Marl­bor­ough, NZ

We check in on this thriv­ing New Zealand wine re­gion

Halliday - - Contents - Words Dave Brookes

IT’S FAIRLY SAFE TO SAY that if a glass of sau­vi­gnon blanc has graced your lips, you would be aware of New Zealand’s Marl­bor­ough wine re­gion. Where once if you were to men­tion this grape va­ri­ety, any wine geek would in­stantly re­tort with France’s Sancerre or Pouilly-Fume, to­day Marl­bor­ough has taken the man­tle. It is ubiq­ui­tous: on ev­ery wine list and in ev­ery bot­tle shop. It’s ex­pected. And not without good rea­son. It is what many new wine drinkers cut their teeth on. For those who are newer to wine, it of­fers great value, is packed with flavour, is in­stantly recog­nis­able and, for the most part, when you or­der a Marl­bor­ough sau­vi­gnon blanc, you know ex­actly what you are go­ing to get. For many others, it’s crisp, re­fresh­ing, dry and just de­li­cious, and these are very good things. In short, it over-de­liv­ers.

You could call Marl­bor­ough the ‘en­gine room’ of New Prinzi­pal. Zealand wine. A to­tal of 71.5 per cent of New Zealand’s wine grow­ers come from the re­gion, as do 21 per cent of the na­tion’s winer­ies. Last year, there were 141 winer­ies, with 24,000 hectares un­der vine and the crush ac­counted for three-quarters of New Zealand’s to­tal har­vest. It’s a vi­nous jug­ger­naut. But de­spite its size and im­por­tance to the New Zealand wine industry, Marl­bor­ough is more than sau­vi­gnon blanc. There is di­ver­sity and sub­tlety within the folds of its val­leys, and the peo­ple who farm its vines. Let’s dig a lit­tle deeper.

De­spite an early viti­cul­tural plant­ing in the 1870s, it wasn’t un­til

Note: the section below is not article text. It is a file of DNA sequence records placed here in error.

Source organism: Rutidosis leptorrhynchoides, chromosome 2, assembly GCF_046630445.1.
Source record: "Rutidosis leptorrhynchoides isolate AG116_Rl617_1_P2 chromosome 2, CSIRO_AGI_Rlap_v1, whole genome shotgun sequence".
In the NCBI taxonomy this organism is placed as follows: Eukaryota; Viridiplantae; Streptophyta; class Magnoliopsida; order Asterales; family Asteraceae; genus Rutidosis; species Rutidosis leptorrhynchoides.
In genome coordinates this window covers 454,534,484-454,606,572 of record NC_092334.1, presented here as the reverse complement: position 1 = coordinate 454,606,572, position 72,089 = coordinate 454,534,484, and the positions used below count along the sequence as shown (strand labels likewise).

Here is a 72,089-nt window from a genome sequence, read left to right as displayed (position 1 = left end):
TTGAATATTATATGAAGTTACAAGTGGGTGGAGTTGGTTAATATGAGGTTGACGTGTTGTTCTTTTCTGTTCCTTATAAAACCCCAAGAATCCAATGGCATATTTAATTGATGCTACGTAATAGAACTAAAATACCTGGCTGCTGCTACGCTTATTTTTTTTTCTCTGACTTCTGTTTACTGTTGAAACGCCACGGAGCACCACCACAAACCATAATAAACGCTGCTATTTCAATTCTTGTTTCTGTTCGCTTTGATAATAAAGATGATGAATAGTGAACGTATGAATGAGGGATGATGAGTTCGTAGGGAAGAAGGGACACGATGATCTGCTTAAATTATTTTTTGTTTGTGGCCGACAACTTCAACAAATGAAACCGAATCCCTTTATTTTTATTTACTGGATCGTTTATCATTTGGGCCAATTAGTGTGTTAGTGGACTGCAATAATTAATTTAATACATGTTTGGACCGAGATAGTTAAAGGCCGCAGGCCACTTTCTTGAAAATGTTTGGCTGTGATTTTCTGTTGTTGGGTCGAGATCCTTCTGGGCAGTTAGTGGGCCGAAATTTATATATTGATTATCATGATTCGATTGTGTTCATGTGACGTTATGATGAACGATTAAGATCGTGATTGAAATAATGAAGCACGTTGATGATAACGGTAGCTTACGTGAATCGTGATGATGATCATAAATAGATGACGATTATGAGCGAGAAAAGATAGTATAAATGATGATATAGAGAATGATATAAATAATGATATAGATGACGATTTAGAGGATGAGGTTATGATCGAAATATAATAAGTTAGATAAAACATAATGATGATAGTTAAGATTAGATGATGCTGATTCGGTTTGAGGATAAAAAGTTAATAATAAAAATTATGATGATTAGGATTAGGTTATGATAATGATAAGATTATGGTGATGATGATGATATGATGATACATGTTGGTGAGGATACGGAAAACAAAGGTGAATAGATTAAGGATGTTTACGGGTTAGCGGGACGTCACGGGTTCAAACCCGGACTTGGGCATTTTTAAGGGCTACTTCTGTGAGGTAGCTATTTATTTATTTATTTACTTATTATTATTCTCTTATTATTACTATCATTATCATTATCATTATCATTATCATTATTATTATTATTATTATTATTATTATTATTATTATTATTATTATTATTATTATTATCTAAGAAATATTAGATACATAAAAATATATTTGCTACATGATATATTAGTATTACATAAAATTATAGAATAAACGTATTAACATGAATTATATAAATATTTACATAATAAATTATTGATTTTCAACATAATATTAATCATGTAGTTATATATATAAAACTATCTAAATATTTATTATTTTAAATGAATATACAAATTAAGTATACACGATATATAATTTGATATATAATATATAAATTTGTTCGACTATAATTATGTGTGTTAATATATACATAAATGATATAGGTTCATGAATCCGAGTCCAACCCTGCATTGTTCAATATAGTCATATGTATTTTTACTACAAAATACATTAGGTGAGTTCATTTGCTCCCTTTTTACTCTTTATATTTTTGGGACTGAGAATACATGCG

100 years later that the ball started rolling in Marl­bor­ough, and by the 1980s, the punchy, vi­brant sau­vi­gnon blanc from the re­gion be­gan steal­ing peo­ple’s hearts.

The main val­ley is cen­tred around the town of Blen­heim and cut by the braided Wairau River as it drains into Cloudy Bay. If you were to climb one of the sur­round­ing hills, the view down the val­ley of­fers the il­lu­sion of fe­cun­dity, with ver­dant rows of vines stretch­ing as far as the eye can see. The re­al­ity is that these free-drain­ing river

grav­els of­fer up only medium fer­til­ity and were laid down fairly re­cently in ge­o­log­i­cal terms – some 14,000 years ago.

Be­ing rel­a­tively pro­tected by the sur­round­ing moun­tain ranges, its cli­mate is sunny and dry dur­ing the growing sea­son and the winds flow­ing down the val­leys do a good job of nul­li­fy­ing any real dis­ease pres­sure. Cold air flow­ing down these slopes can pool in the val­leys and frost is a real dan­ger in the re­gion, with the pro­duc­ers of frost fans and he­li­copter pi­lots do­ing a roar­ing trade.

Es­sen­tially a young re­gion, Marl­bor­ough cer­tainly un­der­goes evo­lu­tion as it ma­tures. Sub-re­gion­al­ity is ex­plored and new pock­ets of in­ter­est­ing soils and as­pects are planted, bring­ing nuance and site-spe­cific char­ac­ter to the wines. The French would call it ter­roir, but here in New Zealand, the Maori phrase tu­ran­gawae­wae is more ap­pro­pri­ate, trans­lat­ing to ‘a place to stand’; a place where some­one or some­thing has a deep sense of con­nec­tion to the land on which they stand. It’s some­where that de­fines their iden­tity.